RICHMOND, Va. (WAVY) — JMU’s long awaited transition to FBS football was finally greenlighted by the Virginia General Assembly’s Intercollegiate Athletics Review Commission on Friday morning, clearing the way for the Dukes’ move to the Sun Belt Conference.
JMU officials, as well as ODU President Brian Hemphill, spoke in front of the commission on Friday morning advocating for the jump.
JMU President Jonathan Alger spoke about how JMU’s been building toward this moment and that now is the “right time and right opportunity.” The Dukes plan to start the transition to FBS on July 1, 2022.
The commission’s vote was the last hurdle JMU needed to clear before it could leave for college football’s premier division. State law requires the General Assembly to sign off before four-year colleges change from one level to another, and state officials wanted to make sure JMU was ready financially.
JMU Senior Vice President of Administration and Finance Charlie King assured state leaders that JMU had done its due diligence (schools officials had been gearing up for this moment for years) and was ready to make the transition. While JMU’s reliance on student fees will be reduced in FBS, King said JMU will see other revenue streams in its projected media deal (expected to be $2.5 million per year), increased donations and other financial benefits from FBS. He said currently JMU loses about $600,000 during each deep FCS playoff run.
So what’s next? We’re just waiting on an official announcement from JMU and the Sun Belt. This weekend is homecoming at JMU, so expect it to come in the next day or so.
The move from FCS and the Colonial Athletic Association is widely viewed as a major win for JMU, an elite FCS program that’s been waiting for the right opportunity to move up.
With this latest round of conference realignment (starting with Texas and Oklahoma going to the SEC), the Sun Belt presented a best-case scenario for JMU and other schools, with regional rivalries against Old Dominion, Appalachian State, Marshall, Georgia Southern, Coastal Carolina and Georgia State. That projected eastern division is expected to be one of the toughest in college football, and give the Dukes an opportunity for exciting and competitive games weekly during the regular season. And App State, Marshall, Louisiana and Coastal Carolina have all been inside the AP Top 25 in the past few seasons. Coastal (No. 21) and Louisiana (No. 24 are currently ranked), and with its facilities and strong football history there’s no doubt JMU could reach those heights and beyond.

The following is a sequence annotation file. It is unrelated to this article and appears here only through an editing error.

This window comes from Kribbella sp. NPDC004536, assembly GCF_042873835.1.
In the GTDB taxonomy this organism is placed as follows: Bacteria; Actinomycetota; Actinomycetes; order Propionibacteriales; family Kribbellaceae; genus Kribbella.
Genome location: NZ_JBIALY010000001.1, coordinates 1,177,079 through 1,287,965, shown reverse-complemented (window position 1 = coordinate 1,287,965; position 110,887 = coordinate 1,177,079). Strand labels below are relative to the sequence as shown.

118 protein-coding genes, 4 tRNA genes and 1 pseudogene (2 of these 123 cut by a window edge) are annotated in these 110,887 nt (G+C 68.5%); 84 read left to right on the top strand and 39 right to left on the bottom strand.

The Sun Belt’s games are also easily found across the board on ESPN’s channels and streaming services, with games regularly on primetime on Wednesdays and Thursdays, giving schools lots of exposure. The ESPN deal is expected to be around $2 million per school.
The jump isn’t just about football though. The Sun Belt is also expected to benefit pretty much all of JMU’s teams, especially softball and men’s soccer.
JMU’s softball team reached the Women’s College World Series semifinals this year and four current Sun Belt teams also made the NCAA playoffs, including fellow mid-major powerhouse Louisiana.
The Sun Belt hasn’t had men’s soccer, but is starting it up with the new additions of Marshall, the reigning NCAA champion, and JMU, which has been a consistent top 25 team for several years now with an NCAA Elite 8 appearance. They’re looking to bring in Kentucky, South Carolina and others to create what could be the premier conference in the NCAA.
JMU would still need to find homes for field hockey and women’s lacrosse (both previous Division I national champions) and women’s swimming & diving, but it appears they’ll find spots in the American Conference, etc.
JMU would be the fourth team to move to the Sun Belt in this round of realignment. Conference USA members Old Dominion, Marshall and Southern Mississippi have accepted invites in recent weeks.
Meanwhile JMU’s athletes are dealing with the fallout of leaving the CAA. The conference this week announced JMU wouldn’t be able to compete in conference championships if they do leave, due to a two-decade old bylaw that the league’s presidents enforced. The decision has led to criticism across the board from JMU athletes and coaches to national media figures such as Jay Bilas and Scott Van Pelt.
Look for more updates coming up.